Addressing the eighth session of the Preparatory Commission for the International Criminal Court (ICC) in New York on Monday 1 October Mr. Adama Dieng, Registrar of the International Criminal Tribunal for Rwanda (ICTR), said that he wished “to open a window into some practical aspects of the functioning of an international criminal jurisdiction. I would like to invite you to rely on us as a live resource”.
Mr. Dieng first remembered the victims of the recent terrorist attacks in New York saying that this was “an important time to remember that, since World War II, nations of the world have endeavoured together to create a fair and independent global system of justice, able to bring individual perpetrators of massive crimes to trial, in the hope of deterrence of further violence and in the hope of peace”.
He said that the ICC’s success would depend upon “its capacity to execute, from entry into force; those functions entrusted to it as a global public service. To that end basic systems such as security plans, staff rules, procurement rules, computer systems and archiving systems would need to be in place. … As the ICC carves its own path, taking note of our technical experience in these areas may help it identify what will fit best.”
The international community will be expecting the ICC to perform from day one. “It might not be expected to perform as smoothly as a world class theatre company to begin with, but it will need to perform nonetheless. If the foundations, administrative as well as judicial, are not in place, the result will be that the ICC will have to install everything from cables and lighting, to hiring a cast, to rehearsing the script - all while the audience is already seated, and the play has already begun. …It cannot be emphasised enough that the ICC should benefit from as much early planning as possible, so that when it does begin to function, solid foundations are in place.”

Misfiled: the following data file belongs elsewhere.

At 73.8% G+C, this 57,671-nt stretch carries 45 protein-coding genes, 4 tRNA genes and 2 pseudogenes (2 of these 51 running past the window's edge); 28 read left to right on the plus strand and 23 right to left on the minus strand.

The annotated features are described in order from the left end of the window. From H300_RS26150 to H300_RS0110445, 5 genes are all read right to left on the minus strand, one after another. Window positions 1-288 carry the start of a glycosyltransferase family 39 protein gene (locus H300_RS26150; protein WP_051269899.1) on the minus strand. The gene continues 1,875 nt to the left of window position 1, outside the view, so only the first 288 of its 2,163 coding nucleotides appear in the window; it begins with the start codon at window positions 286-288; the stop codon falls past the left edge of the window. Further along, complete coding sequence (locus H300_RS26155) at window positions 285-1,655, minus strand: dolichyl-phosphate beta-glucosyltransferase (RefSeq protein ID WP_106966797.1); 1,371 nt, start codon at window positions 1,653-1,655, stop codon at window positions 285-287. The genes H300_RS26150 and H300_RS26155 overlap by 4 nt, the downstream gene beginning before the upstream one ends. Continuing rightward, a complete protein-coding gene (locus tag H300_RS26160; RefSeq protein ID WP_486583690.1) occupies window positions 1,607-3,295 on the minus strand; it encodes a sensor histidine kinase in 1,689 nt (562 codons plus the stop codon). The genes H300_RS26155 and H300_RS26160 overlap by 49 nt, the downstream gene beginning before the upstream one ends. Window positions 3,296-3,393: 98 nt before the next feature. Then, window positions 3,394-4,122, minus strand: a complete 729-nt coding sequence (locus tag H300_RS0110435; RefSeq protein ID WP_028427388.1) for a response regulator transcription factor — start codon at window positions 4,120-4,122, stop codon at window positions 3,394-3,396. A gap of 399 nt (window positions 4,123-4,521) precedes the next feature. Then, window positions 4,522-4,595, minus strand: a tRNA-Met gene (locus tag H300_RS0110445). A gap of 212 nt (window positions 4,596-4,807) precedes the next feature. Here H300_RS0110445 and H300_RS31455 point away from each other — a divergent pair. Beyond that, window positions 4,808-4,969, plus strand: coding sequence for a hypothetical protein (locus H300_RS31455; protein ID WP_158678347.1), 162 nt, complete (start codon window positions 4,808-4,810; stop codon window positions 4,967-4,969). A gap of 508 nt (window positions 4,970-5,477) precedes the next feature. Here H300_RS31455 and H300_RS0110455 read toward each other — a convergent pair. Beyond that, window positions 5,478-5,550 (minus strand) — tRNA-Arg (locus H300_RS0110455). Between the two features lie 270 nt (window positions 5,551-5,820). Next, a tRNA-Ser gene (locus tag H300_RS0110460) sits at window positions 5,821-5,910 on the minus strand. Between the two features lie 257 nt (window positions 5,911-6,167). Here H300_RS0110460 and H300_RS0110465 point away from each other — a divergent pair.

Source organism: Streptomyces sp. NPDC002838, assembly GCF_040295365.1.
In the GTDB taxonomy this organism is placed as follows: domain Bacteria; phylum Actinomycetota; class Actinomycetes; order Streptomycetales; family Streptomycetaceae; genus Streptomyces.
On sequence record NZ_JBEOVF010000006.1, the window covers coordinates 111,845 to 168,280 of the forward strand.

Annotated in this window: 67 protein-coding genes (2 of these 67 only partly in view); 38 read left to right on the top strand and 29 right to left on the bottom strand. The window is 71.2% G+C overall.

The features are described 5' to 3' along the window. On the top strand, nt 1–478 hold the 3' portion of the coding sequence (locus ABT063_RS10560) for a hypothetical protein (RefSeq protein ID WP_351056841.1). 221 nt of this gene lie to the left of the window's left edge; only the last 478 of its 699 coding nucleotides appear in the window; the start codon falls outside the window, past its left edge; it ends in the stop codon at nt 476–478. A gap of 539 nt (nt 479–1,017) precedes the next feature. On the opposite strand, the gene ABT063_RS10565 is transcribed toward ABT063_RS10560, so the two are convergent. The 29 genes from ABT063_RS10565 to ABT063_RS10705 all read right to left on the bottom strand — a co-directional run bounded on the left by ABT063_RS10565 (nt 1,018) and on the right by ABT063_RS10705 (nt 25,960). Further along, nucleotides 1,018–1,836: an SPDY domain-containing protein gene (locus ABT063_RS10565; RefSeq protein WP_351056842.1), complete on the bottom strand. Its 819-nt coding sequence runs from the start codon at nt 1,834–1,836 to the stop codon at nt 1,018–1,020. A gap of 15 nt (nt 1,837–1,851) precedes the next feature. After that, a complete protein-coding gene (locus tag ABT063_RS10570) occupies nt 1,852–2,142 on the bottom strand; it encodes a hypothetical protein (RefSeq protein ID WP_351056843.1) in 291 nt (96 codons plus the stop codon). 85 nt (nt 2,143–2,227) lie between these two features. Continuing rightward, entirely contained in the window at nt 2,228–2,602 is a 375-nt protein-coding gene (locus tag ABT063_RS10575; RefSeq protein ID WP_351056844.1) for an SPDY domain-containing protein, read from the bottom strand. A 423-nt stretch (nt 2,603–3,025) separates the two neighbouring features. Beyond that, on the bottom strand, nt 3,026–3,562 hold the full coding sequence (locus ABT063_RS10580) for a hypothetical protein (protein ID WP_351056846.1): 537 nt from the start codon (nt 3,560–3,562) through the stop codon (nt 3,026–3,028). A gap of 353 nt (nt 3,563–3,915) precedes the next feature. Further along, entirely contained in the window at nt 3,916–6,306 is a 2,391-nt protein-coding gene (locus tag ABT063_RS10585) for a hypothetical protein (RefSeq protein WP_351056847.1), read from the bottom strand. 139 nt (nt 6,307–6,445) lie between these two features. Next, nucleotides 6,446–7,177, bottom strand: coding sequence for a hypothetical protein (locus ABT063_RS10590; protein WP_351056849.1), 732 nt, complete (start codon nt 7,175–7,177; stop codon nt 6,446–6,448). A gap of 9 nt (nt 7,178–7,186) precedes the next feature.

Mr. Dieng paid tribute to the work already accomplished by the Preparatory Commission and added that defence counsel have a key role to play in defending the cases against individuals who are presumed to be innocent. “In a world dominated by global media, it is of vital importance that, while the media and international community might pre-judge a case, such judgments must not be confused with due legal process, and the need to prove an individual guilty beyond all reasonable doubt. The equality of arms between the parties is sacrosanct … It is our duty to work towards a system of assistance to the defence, which is fair and equal. The legal aid programme of the ICC should be established early on, in a neutral environment. It is equally, if not more important, to ensure a system of justice that will not put innocent people behind bars, as a system of justice that will convict those responsible.
Referring to the victims of massive violence and war torn communities the ICTR Registrar stressed the importance of information outreach programmes in bringing the proceedings closer to the people, to inform them of what directly concerns them. He said “the role of outreach and communication in general may be factored in early on. Initially education for the general public of what the ICC is, and what it is not, of what the ICC may realistically achieve, and what it can not, is of much importance to the perceived success of the ICC.”
In order to enable numerous decisions to be taken rapidly in the face of unpredictable circumstances Mr. Dieng pointed out that flexible rules and procedures were required. In particular “the Registrar, while answerable to the Presidency, should benefit from sufficient financial authority over judicial as well as non-judicial aspects of the administration and servicing of the Court”.
The full text of Mr. Dieng’s address is annexed to the version of this Press release published on the Tribunal’s Website: www.ictr.org